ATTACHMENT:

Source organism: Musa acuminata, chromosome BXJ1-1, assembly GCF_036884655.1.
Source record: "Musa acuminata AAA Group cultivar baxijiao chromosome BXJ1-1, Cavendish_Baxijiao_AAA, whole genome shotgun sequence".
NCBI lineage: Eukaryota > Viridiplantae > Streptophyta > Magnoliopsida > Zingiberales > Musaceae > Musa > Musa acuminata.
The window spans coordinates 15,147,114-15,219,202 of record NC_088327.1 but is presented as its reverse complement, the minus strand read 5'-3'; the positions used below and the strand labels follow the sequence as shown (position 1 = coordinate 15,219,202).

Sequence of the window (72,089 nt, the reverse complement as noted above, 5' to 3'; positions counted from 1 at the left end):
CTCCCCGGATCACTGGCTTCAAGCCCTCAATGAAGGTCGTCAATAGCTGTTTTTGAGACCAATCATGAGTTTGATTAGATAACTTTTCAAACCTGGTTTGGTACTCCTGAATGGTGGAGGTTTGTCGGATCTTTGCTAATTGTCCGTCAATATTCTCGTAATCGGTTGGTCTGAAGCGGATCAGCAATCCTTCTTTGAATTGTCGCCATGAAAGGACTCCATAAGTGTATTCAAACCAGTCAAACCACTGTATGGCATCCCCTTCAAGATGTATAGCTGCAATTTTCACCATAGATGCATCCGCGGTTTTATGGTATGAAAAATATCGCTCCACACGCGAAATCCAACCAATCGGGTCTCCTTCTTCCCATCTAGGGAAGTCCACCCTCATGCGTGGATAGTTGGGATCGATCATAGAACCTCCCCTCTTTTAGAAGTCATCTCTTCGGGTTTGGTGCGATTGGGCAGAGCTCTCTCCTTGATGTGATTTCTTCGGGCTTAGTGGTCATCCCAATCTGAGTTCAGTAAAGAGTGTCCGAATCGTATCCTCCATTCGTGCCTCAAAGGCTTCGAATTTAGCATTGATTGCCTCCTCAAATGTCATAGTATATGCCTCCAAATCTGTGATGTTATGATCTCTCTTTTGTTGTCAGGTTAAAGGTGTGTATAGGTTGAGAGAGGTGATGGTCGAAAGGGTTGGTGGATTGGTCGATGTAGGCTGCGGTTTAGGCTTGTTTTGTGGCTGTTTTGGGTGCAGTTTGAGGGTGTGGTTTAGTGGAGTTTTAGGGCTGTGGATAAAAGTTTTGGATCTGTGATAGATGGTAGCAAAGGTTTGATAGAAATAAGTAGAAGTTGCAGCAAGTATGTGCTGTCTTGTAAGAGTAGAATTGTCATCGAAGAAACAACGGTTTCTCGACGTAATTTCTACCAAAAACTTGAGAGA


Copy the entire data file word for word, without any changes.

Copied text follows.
Source organism: Musa acuminata, chromosome BXJ1-1, assembly GCF_036884655.1.
Source record: "Musa acuminata AAA Group cultivar baxijiao chromosome BXJ1-1, Cavendish_Baxijiao_AAA, whole genome shotgun sequence".
NCBI lineage: Eukaryota > Viridiplantae > Streptophyta > Magnoliopsida > Zingiberales > Musaceae > Musa > Musa acuminata.
The window spans coordinates 15,147,114-15,219,202 of record NC_088327.1 but is presented as its reverse complement, the minus strand read 5'-3'; the positions used below and the strand labels follow the sequence as shown (position 1 = coordinate 15,219,202).

Sequence of the window (72,089 nt, the reverse complement as noted above, 5' to 3'; positions counted from 1 at the left end):
CTCCCCGGATCACTGGCTTCAAGCCCTCAATGAAGGTCGTCAATAGCTGTTTTTGAGACCAATCATGAGTTTGATTAGATAACTTTTCAAACCTGGTTTGGTACTCCTGAATGGTGGAGGTTTGTCGGATCTTTGCTAATTGTCCGTCAATATTCTCGTAATCGGTTGGTCTGAAGCGGATCAGCAATCCTTCTTTGAATTGTCGCCATGAAAGGACTCCATAAGTGTATTCAAACCAGTCAAACCACTGTATGGCATCCCCTTCAAGATGTATAGCTGCAATTTTCACCATAGATGCATCCGCGGTTTTATGGTATGAAAAATATCGCTCCACACGCGAAATCCAACCAATCGGGTCTCCTTCTTCCCATCTAGGGAAGTCCACCCTCATGCGTGGATAGTTGGGATCGATCATAGAACCTCCCCTCTTTTAGAAGTCATCTCTTCGGGTTTGGTGCGATTGGGCAGAGCTCTCTCCTTGATGTGATTTCTTCGGGCTTAGTGGTCATCCCAATCTGAGTTCAGTAAAGAGTGTCCGAATCGTATCCTCCATTCGTGCCTCAAAGGCTTCGAATTTAGCATTGATTGCCTCCTCAAATGTCATAGTATATGCCTCCAAATCTGTGATGTTATGATCTCTCTTTTGTTGTCAGGTTAAAGGTGTGTATAGGTTGAGAGAGGTGATGGTCGAAAGGGTTGGTGGATTGGTCGATGTAGGCTGCGGTTTAGGCTTGTTTTGTGGCTGTTTTGGGTGCAGTTTGAGGGTGTGGTTTAGTGGAGTTTTAGGGCTGTGGATAAAAGTTTTGGATCTGTGATAGATGGTAGCAAAGGTTTGATAGAAATAAGTAGAAGTTGCAGCAAGTATGTGCTGTCTTGTAAGAGTAGAATTGTCATCGAAGAAACAACGGTTTCTCGACGTAATTTCTACCAAAAACTTGAGAGA